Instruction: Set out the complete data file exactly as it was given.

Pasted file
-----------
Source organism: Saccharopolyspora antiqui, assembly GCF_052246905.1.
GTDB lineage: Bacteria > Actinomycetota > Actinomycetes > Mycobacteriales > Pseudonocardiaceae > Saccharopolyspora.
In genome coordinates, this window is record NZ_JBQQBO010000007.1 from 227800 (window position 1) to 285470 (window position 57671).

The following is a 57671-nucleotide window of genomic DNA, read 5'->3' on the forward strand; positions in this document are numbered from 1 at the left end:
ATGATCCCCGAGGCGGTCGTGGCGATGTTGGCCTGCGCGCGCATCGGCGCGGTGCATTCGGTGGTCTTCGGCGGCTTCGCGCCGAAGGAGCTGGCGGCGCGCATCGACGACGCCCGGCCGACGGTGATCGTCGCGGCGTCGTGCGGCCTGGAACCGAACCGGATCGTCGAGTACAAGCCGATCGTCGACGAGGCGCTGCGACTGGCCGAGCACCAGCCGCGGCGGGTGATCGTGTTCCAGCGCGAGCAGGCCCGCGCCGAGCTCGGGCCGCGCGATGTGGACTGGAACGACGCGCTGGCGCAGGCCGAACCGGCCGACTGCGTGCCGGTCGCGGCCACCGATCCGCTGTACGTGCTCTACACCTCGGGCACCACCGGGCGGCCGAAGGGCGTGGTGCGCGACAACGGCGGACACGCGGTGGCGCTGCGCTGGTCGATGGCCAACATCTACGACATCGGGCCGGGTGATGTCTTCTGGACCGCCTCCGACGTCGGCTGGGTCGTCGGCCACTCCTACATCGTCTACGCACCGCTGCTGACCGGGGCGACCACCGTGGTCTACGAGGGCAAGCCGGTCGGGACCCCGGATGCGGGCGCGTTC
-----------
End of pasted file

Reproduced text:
Source organism: Saccharopolyspora antiqui, assembly GCF_052246905.1.
GTDB lineage: Bacteria > Actinomycetota > Actinomycetes > Mycobacteriales > Pseudonocardiaceae > Saccharopolyspora.
In genome coordinates, this window is record NZ_JBQQBO010000007.1 from 227800 (window position 1) to 285470 (window position 57671).

The following is a 57671-nucleotide window of genomic DNA, read 5'->3' on the forward strand; positions in this document are numbered from 1 at the left end:
ATGATCCCCGAGGCGGTCGTGGCGATGTTGGCCTGCGCGCGCATCGGCGCGGTGCATTCGGTGGTCTTCGGCGGCTTCGCGCCGAAGGAGCTGGCGGCGCGCATCGACGACGCCCGGCCGACGGTGATCGTCGCGGCGTCGTGCGGCCTGGAACCGAACCGGATCGTCGAGTACAAGCCGATCGTCGACGAGGCGCTGCGACTGGCCGAGCACCAGCCGCGGCGGGTGATCGTGTTCCAGCGCGAGCAGGCCCGCGCCGAGCTCGGGCCGCGCGATGTGGACTGGAACGACGCGCTGGCGCAGGCCGAACCGGCCGACTGCGTGCCGGTCGCGGCCACCGATCCGCTGTACGTGCTCTACACCTCGGGCACCACCGGGCGGCCGAAGGGCGTGGTGCGCGACAACGGCGGACACGCGGTGGCGCTGCGCTGGTCGATGGCCAACATCTACGACATCGGGCCGGGTGATGTCTTCTGGACCGCCTCCGACGTCGGCTGGGTCGTCGGCCACTCCTACATCGTCTACGCACCGCTGCTGACCGGGGCGACCACCGTGGTCTACGAGGGCAAGCCGGTCGGGACCCCGGATGCGGGCGCGTTC